The reason for the skip-stop is to avoid a huge crowd of people getting on to either the Q52 or the Q53 (which is already crowded getting to Woodhaven) and slowing the bus down by requesting every Limited stop on the map. All of the subway stops and points where both routes diverge are stops still made by both buses, but intermediate Limited stops would be made by either bus based on ridership observations. Each route would be faster from end to end and would both benefit from the use of articulated buses, off-board fare collection, bus lanes, bus bulbs in some locations, and even transit signal priority.
The bus lanes would extend from Queens Boulevard to just south of Metropolitan and from just north of Myrtle to 164th/Cross Bay. The bridge next to the Home Depot that takes Woodhaven over the railroad tracks has only three lanes in each direction compared to 3 lanes each on the main and service roads elsewhere on Woodhaven. Therefore, a rush-hour only High Occupancy Vehicle (HOV) bus lane would be implemented in the far right lane for all buses and vehicles with two or more people. It would be a red lane with white diamond <> markings, bollards to remind drivers of such a lane, and a double white line. Enforcement would be via cameras on buses and on poles on either end of the overpass. This way, cars can still use this precious road space but buses don’t have to completely suffer at the whim of motorists who want the fastest way to the Rockaways and Southern Brooklyn.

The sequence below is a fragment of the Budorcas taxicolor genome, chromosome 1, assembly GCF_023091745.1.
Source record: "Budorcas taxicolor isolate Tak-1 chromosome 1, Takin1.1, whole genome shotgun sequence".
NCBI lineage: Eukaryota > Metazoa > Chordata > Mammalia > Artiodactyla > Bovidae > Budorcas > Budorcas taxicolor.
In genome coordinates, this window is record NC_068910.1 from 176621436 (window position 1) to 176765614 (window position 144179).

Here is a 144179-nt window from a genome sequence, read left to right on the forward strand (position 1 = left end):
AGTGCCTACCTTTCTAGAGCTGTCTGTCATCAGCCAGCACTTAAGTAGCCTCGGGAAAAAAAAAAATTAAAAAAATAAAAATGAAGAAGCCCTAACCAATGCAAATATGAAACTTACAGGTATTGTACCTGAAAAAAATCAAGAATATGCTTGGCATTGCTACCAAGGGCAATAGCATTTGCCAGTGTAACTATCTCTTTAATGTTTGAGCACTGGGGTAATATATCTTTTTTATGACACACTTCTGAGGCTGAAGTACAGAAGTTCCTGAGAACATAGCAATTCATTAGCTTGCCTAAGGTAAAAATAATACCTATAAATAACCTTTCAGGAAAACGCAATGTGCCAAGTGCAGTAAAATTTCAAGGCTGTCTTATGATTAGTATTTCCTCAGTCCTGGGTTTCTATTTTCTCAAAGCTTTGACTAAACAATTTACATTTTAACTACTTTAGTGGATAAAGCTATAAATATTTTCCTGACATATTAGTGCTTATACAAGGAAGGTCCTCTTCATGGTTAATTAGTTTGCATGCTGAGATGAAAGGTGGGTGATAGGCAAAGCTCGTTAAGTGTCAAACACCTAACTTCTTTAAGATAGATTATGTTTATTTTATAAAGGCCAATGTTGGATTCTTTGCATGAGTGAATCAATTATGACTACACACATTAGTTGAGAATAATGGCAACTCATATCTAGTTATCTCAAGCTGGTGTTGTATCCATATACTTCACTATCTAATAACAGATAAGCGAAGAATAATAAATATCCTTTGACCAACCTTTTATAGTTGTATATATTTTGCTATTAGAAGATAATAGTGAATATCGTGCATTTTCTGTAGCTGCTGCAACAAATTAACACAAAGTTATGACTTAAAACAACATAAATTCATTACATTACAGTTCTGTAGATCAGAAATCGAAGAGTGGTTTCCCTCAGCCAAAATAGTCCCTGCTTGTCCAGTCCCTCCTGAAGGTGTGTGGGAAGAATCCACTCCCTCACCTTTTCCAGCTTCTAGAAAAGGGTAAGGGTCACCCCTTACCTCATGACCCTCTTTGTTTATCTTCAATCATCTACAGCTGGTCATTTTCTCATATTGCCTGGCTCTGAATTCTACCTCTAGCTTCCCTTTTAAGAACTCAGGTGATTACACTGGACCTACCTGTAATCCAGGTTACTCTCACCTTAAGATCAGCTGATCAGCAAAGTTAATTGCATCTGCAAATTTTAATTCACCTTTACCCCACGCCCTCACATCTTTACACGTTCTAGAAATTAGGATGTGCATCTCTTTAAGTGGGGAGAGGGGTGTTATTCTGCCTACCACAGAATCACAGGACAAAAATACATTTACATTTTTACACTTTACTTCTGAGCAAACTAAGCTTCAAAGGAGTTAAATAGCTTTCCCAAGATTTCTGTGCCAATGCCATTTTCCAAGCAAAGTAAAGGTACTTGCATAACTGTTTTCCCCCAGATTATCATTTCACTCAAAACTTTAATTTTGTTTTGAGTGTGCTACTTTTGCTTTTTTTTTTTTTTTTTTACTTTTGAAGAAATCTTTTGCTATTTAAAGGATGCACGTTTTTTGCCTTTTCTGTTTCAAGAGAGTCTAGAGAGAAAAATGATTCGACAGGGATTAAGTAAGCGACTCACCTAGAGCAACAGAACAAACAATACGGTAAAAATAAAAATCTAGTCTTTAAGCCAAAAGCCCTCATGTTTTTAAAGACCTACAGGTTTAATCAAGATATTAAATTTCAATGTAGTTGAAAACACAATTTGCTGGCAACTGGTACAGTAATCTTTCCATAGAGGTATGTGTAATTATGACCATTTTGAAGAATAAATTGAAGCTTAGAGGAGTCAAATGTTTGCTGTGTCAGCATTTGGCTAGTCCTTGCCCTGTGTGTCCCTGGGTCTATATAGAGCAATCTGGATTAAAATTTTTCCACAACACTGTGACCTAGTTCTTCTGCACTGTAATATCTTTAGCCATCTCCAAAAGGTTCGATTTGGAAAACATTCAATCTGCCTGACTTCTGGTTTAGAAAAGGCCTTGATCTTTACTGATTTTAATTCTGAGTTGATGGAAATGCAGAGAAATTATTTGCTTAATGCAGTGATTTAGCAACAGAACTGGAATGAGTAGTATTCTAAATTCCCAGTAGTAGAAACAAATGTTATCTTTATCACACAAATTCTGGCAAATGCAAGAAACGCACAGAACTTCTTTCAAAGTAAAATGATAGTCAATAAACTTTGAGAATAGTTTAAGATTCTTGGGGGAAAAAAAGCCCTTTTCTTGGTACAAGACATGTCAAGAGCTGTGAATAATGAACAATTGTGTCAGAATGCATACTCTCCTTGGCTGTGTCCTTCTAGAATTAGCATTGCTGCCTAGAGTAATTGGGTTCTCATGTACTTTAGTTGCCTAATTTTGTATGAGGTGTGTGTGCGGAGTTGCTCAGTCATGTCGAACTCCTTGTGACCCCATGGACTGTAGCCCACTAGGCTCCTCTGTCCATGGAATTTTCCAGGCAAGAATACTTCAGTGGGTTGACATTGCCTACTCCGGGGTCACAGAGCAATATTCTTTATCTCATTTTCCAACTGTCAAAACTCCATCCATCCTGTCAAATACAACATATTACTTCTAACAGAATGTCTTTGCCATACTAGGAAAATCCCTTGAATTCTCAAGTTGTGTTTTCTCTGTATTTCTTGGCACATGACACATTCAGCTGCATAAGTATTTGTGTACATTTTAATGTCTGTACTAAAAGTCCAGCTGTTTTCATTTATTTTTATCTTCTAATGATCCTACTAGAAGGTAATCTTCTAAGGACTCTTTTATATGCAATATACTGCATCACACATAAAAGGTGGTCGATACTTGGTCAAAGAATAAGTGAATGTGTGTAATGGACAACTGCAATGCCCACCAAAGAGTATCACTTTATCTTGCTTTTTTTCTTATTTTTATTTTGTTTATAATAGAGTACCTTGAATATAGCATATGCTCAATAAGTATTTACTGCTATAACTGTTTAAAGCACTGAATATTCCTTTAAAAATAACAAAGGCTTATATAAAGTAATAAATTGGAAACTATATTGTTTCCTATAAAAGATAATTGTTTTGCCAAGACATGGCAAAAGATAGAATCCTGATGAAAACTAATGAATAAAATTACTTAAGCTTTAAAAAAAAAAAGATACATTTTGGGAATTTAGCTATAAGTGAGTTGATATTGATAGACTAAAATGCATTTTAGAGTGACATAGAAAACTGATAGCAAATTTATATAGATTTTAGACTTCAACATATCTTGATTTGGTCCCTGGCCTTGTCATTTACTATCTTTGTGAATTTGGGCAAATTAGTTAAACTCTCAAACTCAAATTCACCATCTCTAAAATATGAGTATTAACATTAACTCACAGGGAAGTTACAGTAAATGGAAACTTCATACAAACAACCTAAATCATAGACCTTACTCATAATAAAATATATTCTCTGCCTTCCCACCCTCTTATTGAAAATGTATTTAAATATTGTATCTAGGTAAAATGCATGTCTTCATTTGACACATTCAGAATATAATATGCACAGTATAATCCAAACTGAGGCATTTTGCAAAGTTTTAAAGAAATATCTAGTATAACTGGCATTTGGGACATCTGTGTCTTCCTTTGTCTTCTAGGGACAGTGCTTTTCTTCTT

Please note: These potential corridors are those which need service enhancements but are relatively reasonable and don’t have to hurt the operational pockets of the MTA. These are solutions that can be done now and with minimal amount of operational costs, usually costs associated with buying new buses and shoving them somewhere, service cuts on other lines to offset the costs of essentially a new service, and reliability issues with extremely (by New York standards) long bus routes in a city with congestion like a household name. For example, the Pratt Center suggested 8 BRT corridors for the City, broken up into Tiers, and showed routings that practically take buses all across the city. Which is good and all…if the streets can support such operations such that buses would be able to complete one of these routes in roughly 60 to 90 minutes. I will talk about that in a later post…